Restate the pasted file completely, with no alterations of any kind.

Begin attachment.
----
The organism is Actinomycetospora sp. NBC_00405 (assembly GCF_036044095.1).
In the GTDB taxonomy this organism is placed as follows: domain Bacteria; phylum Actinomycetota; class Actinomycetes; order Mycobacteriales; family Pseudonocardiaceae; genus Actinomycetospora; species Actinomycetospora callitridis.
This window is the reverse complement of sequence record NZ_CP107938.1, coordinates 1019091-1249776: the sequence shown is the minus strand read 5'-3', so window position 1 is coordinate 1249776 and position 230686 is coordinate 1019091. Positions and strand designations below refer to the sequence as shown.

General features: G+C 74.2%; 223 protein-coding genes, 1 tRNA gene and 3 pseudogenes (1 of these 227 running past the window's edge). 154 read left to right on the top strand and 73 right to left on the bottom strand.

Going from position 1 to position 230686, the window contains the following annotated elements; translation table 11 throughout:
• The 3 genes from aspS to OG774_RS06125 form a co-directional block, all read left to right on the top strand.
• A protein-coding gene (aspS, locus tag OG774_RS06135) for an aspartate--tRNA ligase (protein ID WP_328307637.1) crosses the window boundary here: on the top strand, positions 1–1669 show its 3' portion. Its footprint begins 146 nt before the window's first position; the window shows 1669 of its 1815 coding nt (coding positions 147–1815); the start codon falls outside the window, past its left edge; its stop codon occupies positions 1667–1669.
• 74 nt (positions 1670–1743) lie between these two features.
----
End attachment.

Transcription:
The organism is Actinomycetospora sp. NBC_00405 (assembly GCF_036044095.1).
In the GTDB taxonomy this organism is placed as follows: domain Bacteria; phylum Actinomycetota; class Actinomycetes; order Mycobacteriales; family Pseudonocardiaceae; genus Actinomycetospora; species Actinomycetospora callitridis.
This window is the reverse complement of sequence record NZ_CP107938.1, coordinates 1019091-1249776: the sequence shown is the minus strand read 5'-3', so window position 1 is coordinate 1249776 and position 230686 is coordinate 1019091. Positions and strand designations below refer to the sequence as shown.

General features: G+C 74.2%; 223 protein-coding genes, 1 tRNA gene and 3 pseudogenes (1 of these 227 running past the window's edge). 154 read left to right on the top strand and 73 right to left on the bottom strand.

Going from position 1 to position 230686, the window contains the following annotated elements; translation table 11 throughout:
• The 3 genes from aspS to OG774_RS06125 form a co-directional block, all read left to right on the top strand.
• A protein-coding gene (aspS, locus tag OG774_RS06135) for an aspartate--tRNA ligase (protein ID WP_328307637.1) crosses the window boundary here: on the top strand, positions 1–1669 show its 3' portion. Its footprint begins 146 nt before the window's first position; the window shows 1669 of its 1815 coding nt (coding positions 147–1815); the start codon falls outside the window, past its left edge; its stop codon occupies positions 1667–1669.
• 74 nt (positions 1670–1743) lie between these two features.